Two Rwandans who confessed to murder resettled in Australia under Trump-Turnbull deal

Australian Conservatives Release

Two Rwandan refugees who confessed to the murder of tourists in 1999 were resettled in Australia as part of a controversial refugee swap deal struck between the US and Australia, according to US media reports.

Conservative Party policy is that all migrants to Australia should be admitted only if it is in our economic, social and cultural interests.

The Australian reports, in what amounts to a political landmine two days out form the election, which has in part been fought on the issue of border security, US news website Politico is carrying a report that the two men, which it has named, were accepted as part of the deal.

According to Politico, the men were extradited to the US to stand trial and confessed to the crimes, which saw eight tourists slaughtered by Hutu rebels in 1999.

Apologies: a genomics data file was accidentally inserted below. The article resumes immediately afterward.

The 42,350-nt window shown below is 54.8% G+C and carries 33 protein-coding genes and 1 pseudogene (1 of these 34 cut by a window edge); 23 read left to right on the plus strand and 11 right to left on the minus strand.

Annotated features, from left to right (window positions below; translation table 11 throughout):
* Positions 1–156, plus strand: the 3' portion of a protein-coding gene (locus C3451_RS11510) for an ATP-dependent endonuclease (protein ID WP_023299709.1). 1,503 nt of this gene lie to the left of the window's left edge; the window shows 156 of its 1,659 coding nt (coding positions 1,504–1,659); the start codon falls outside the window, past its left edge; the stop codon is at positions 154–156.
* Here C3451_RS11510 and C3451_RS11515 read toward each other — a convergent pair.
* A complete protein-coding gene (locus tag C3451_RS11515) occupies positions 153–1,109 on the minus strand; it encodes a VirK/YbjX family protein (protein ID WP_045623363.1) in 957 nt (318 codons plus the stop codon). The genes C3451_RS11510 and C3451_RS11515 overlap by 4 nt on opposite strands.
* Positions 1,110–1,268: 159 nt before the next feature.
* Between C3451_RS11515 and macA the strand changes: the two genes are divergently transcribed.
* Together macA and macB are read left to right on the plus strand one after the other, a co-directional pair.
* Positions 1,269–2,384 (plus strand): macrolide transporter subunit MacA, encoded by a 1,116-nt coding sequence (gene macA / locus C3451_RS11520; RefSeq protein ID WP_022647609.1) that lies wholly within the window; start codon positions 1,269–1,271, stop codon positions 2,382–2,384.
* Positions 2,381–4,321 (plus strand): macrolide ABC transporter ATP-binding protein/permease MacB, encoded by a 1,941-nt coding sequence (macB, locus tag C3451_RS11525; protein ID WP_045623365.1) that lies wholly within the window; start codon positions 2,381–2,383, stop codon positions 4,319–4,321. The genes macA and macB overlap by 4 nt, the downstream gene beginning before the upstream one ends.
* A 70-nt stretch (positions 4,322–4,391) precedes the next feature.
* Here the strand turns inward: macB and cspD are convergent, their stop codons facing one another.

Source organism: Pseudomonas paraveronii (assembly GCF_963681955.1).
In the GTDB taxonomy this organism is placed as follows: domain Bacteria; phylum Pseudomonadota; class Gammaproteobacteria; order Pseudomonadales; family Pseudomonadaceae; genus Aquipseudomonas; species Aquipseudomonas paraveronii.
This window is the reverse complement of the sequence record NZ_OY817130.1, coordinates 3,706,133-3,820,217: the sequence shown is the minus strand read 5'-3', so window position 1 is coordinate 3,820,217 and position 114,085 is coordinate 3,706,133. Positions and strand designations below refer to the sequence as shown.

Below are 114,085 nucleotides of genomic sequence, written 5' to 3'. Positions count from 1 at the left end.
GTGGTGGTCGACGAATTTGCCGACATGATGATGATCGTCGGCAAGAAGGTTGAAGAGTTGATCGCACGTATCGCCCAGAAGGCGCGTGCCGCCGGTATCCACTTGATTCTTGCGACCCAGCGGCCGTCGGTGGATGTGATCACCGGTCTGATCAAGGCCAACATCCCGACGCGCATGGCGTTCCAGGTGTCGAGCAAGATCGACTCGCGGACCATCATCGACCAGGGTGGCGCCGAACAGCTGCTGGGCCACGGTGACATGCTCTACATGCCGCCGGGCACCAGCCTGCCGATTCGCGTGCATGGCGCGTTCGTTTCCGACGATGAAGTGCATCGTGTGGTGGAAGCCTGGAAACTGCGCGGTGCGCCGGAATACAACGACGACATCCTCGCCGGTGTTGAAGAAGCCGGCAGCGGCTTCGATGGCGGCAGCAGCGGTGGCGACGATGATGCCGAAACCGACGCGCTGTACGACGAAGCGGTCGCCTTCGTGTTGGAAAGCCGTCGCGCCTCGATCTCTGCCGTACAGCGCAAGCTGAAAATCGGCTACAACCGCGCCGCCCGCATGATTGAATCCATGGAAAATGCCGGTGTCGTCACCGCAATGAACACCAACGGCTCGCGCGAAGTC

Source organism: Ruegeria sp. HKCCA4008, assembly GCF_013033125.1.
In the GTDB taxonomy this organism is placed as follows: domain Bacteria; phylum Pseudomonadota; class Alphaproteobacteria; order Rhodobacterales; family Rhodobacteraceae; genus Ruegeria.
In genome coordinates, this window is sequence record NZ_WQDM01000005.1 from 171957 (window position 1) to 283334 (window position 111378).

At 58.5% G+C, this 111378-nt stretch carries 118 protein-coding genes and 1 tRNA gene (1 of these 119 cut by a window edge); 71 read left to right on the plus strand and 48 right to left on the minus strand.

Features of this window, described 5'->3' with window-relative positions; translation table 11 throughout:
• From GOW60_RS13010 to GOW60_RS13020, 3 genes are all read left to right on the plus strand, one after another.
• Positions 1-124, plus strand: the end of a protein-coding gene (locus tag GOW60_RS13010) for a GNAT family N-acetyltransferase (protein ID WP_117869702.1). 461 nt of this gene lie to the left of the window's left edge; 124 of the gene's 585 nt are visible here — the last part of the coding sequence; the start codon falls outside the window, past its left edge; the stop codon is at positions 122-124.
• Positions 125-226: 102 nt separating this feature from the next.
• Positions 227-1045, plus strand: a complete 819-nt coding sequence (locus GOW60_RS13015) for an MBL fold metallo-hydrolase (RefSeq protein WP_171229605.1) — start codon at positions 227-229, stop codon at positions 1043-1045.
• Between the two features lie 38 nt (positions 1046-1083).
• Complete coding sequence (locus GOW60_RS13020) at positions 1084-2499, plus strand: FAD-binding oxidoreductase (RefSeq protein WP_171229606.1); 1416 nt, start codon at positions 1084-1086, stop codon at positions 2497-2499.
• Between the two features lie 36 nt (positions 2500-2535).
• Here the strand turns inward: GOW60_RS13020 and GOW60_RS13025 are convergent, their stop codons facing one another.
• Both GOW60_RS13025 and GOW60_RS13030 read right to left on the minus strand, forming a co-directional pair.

Despite the confessions, the men walked free after a US court ruled they had been tortured while in custody in Rwanda, tainting their admissions.

The Department of Home Affairs has so far refused to comment, however, Prime Minister Scott Morrison is speaking at the Press Club in Canberra today and is sure to be asked about it.

Malcolm Turnbull, who negotiated the execution of the deal with US President Donald Trump in a testy phone call, the transcript of which was famously leaked, indicated Australia was prepared to take unsavoury people in order to empty the refugee facilities on Nauru and Manus Island.

“Basically, we are taking people from the previous administration that they were very keen on getting out of the United States,” Mr Turnbull told Mr Trump in 2017. “We will take more. We will take anyone that you want us to take.”

/Public Release. View in full here.